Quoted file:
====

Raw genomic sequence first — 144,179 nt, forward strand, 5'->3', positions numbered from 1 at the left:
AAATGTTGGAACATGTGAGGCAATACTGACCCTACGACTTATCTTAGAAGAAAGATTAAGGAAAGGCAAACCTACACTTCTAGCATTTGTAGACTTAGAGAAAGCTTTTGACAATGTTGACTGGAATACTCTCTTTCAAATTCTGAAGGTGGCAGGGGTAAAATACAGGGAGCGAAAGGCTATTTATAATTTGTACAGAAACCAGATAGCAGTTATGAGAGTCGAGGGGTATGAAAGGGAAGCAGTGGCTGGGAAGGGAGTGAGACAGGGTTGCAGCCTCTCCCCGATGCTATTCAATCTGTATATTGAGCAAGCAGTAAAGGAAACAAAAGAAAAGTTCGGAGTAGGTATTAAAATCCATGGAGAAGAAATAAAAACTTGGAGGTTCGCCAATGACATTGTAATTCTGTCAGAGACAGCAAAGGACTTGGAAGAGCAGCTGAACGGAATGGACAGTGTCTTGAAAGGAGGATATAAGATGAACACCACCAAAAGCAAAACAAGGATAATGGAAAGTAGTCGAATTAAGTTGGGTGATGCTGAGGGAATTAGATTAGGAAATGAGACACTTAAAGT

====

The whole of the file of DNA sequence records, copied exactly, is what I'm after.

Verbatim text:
Raw genomic sequence first — 144,179 nt, forward strand, 5'->3', positions numbered from 1 at the left:
AAATGTTGGAACATGTGAGGCAATACTGACCCTACGACTTATCTTAGAAGAAAGATTAAGGAAAGGCAAACCTACACTTCTAGCATTTGTAGACTTAGAGAAAGCTTTTGACAATGTTGACTGGAATACTCTCTTTCAAATTCTGAAGGTGGCAGGGGTAAAATACAGGGAGCGAAAGGCTATTTATAATTTGTACAGAAACCAGATAGCAGTTATGAGAGTCGAGGGGTATGAAAGGGAAGCAGTGGCTGGGAAGGGAGTGAGACAGGGTTGCAGCCTCTCCCCGATGCTATTCAATCTGTATATTGAGCAAGCAGTAAAGGAAACAAAAGAAAAGTTCGGAGTAGGTATTAAAATCCATGGAGAAGAAATAAAAACTTGGAGGTTCGCCAATGACATTGTAATTCTGTCAGAGACAGCAAAGGACTTGGAAGAGCAGCTGAACGGAATGGACAGTGTCTTGAAAGGAGGATATAAGATGAACACCACCAAAAGCAAAACAAGGATAATGGAAAGTAGTCGAATTAAGTTGGGTGATGCTGAGGGAATTAGATTAGGAAATGAGACACTTAAAGT